Skip to main content

10 Signs You're Addicted to Quilting

Think you might be addicted to quilting?  Here's a quick test to find out!

1. You doodle potential quilting designs during meetings.

2. You look for quilts in the background while watching TV.

I don't know what Meg Ryan is up to,
but what a cute quilt!

3. You've given each of your quilts a name while working on them--and your family all know exactly which one you're talking about.

4. You find inspiration in unusual places.

I'm convinced the quilt show was at the
Crowne Plaza because they liked the carpet.

5. Your list of celebrities you'd like to meet include Jenny Doan, Paula Nadelstern, Mary Ann Fons, and Eleanor Burns.

6. For New Year's, you try to give up fabric shopping until you've used up some of your stash.  Then you hear about the New Year sale on January 2.

7. Your photo albums are filled with pictures of quilts you've made.

8. You catch yourself thinking how someone's dress has great fussy cutting potential.



9. For your birthday, everyone just gets you gift certificates for the local quilt shop.

10. Your first thought in the morning is "how soon can I get back to quilting today?"

How did you do?  If you answered yes to at least 5 of these, you're probably a quilt addict.  Unfortunately, there's no cure.  Fortunately, most of us are just fine that way.  Happy Quilting!

Comments

Popular posts from this blog

Fold'n Stitch Wreath Shortcut Tutorial

DISCLAIMER: Please note that these instructions are predicated on the assumption that you have purchased the Fold'n Stitch Wreath Pattern from Poor House Quilt Designs.  I believe in supporting the designers who bring us these amazing patterns to work from.

Now, for the fun part!!

As I mentioned in a previous post, I volunteered to make eight centerpieces for the quilt guild's Christmas party.  I'd been eyeing this pattern for quite a while, so this was the perfect opportunity to try it out. Time wasn't a concern as they don't take that long to make.  My concern was in the cost.  I made one of these for me before volunteering to make the eight, and all of the materials probably cost me about $30 dollars with all of the fabric, foam, and stabilizer called for in the pattern.  But making them in volume meant I had to figure out a more cost-effective way to make these.  Turns out, the shortcut also saves some time.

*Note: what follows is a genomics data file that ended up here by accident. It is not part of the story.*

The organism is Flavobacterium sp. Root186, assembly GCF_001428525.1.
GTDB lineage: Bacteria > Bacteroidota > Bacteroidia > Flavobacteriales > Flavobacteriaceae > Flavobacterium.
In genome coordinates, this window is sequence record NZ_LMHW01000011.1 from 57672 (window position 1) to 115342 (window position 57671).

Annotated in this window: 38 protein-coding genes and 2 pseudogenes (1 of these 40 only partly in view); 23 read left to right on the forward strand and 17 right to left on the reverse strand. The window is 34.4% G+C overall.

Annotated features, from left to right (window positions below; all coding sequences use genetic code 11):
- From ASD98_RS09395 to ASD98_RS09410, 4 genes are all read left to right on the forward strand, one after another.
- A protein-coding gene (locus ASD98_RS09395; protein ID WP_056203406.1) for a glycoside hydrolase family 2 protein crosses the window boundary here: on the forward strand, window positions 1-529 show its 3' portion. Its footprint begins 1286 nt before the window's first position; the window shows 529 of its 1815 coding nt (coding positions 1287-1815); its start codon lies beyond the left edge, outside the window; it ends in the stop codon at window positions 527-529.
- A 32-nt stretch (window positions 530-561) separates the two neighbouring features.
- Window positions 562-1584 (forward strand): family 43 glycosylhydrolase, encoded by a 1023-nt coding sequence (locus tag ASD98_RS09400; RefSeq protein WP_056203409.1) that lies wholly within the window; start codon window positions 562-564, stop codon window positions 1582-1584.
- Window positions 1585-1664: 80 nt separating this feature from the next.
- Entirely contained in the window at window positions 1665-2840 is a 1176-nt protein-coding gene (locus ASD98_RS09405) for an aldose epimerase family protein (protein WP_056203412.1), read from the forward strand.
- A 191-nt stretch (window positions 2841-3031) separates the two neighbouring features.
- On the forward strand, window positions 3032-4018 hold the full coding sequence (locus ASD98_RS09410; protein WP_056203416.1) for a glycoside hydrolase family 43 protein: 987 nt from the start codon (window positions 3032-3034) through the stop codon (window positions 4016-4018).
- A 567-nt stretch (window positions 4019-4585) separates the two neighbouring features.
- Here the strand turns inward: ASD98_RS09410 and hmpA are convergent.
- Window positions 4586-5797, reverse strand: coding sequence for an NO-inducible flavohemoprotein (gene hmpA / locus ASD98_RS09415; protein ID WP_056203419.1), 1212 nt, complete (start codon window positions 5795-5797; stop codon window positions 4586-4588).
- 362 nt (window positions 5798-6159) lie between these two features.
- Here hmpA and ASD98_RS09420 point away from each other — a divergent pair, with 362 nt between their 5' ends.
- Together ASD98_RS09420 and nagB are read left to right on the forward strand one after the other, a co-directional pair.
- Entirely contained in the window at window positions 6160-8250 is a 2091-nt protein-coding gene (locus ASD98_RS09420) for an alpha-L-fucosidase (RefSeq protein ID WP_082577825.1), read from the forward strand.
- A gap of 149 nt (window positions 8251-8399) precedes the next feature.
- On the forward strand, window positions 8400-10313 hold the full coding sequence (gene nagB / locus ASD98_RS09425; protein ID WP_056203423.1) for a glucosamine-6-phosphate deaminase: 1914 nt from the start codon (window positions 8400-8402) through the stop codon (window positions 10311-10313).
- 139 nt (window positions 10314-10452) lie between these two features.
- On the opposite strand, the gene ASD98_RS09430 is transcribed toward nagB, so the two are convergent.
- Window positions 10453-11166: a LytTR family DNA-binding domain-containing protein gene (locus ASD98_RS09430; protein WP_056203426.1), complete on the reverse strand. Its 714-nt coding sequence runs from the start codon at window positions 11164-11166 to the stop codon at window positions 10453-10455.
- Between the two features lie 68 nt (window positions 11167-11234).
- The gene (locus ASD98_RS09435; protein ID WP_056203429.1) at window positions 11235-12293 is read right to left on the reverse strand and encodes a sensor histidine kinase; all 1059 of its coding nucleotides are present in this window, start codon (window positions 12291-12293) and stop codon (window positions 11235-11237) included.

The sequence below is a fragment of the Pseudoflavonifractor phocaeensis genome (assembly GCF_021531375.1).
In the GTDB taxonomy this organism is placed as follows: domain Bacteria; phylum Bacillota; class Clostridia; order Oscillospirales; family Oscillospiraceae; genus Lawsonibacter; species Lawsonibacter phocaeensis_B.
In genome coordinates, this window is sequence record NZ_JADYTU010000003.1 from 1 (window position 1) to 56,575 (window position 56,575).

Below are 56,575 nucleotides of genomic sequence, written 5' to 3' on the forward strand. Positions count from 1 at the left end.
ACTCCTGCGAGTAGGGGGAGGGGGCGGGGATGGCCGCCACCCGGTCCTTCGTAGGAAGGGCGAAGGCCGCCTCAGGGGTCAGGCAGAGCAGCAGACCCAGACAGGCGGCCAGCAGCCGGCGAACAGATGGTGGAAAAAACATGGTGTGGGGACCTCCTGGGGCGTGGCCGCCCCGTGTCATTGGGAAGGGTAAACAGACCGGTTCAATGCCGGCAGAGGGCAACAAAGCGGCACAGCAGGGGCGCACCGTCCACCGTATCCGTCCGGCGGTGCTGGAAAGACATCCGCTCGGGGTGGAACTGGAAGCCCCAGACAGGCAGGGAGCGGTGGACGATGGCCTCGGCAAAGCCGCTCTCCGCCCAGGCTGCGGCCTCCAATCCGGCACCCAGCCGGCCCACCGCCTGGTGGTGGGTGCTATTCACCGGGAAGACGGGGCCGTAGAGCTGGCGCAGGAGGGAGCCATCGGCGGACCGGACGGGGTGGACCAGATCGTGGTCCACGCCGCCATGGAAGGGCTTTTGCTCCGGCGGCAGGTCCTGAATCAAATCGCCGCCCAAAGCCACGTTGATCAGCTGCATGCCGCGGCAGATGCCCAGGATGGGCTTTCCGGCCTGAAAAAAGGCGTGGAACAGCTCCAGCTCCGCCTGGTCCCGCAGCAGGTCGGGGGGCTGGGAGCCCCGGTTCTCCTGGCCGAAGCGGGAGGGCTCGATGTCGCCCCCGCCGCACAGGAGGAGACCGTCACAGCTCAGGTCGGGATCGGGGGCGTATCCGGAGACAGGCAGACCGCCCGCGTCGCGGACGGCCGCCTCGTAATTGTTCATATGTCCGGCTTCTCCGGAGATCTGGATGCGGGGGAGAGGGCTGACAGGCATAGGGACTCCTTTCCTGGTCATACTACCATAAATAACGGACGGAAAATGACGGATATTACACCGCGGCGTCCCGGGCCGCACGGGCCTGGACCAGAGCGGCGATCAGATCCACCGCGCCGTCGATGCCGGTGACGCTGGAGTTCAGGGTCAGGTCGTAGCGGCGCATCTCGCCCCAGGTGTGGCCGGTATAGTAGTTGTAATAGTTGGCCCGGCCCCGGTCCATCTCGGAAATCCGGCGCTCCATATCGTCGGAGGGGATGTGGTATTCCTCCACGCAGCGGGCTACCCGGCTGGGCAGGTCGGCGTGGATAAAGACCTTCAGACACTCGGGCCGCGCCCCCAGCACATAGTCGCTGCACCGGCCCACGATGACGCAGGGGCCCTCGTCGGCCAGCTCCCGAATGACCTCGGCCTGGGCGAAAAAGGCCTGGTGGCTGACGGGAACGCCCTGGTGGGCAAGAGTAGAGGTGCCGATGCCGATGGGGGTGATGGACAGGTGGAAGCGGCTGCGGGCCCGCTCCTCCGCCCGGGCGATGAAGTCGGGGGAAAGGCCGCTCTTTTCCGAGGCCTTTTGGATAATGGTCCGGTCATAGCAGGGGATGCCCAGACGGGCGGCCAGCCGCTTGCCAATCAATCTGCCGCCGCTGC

Materials needed in the modified pattern:

1/3 yd f…

Crazy Quilting Ambitions

I do it to myself every year.  I plan too many projects with a totally insane deadline.  Is it the holidays that give me that crazy urge to take on more than I should?  I don't even like deadlines...I certainly don't embrace them.  Why, oh why, do I do this to myself every single year?  Apparently I like to make myself crazy.

First up on the must finish list: eight Stitch'n Fold Wreaths.  I volunteered to make the centerpieces for the guild Christmas party.  Fortunately, I picked something pretty easy to do.  Unfortunately, I picked a project so popular that distributors are back-ordering the foam needed to complete the projects. (Facebook to the rescue.  I was able to find a substitution thanks to the suggestions of my fellow Facebookers.)

Luckily, the other day I figured out a shortcut that uses a third of the fabric and eliminates several steps.  It ends up being a significant cost savings and time saver.  Already, I've got all of the cutting done.  With any luck,…

English Paper Piecing: Sewing It All Together

English Paper Piecing Tutorial: Part IV Sewing Your Pieces Together

Finally! You've put together your kit, decided on a pattern, and got your pieces all ready for sewing.  Now it's time to start sewing them together.  As with everything else, there is more than one way to sew in English paper piecing.  I use a whip stitch to piece them together. You can also use a ladder stitch or a flat back stitch.  I'll go into that a little more towards the end of the tutorial.

Choosing Your Thread

First, you'll need to decide on a thread color.  As I mentioned in my EPP kit tutorial, I said that you only really need a handful of colors to get started.  Even if you only had cream, medium gray, and black, you're off to a good start.  I like to have more in my kit to choose from, but you'll figure that out as you go along.

It can be easy to choose a color if your pieces are relatively close in color, but what do you do if you are sewing together light and dark pieces together, …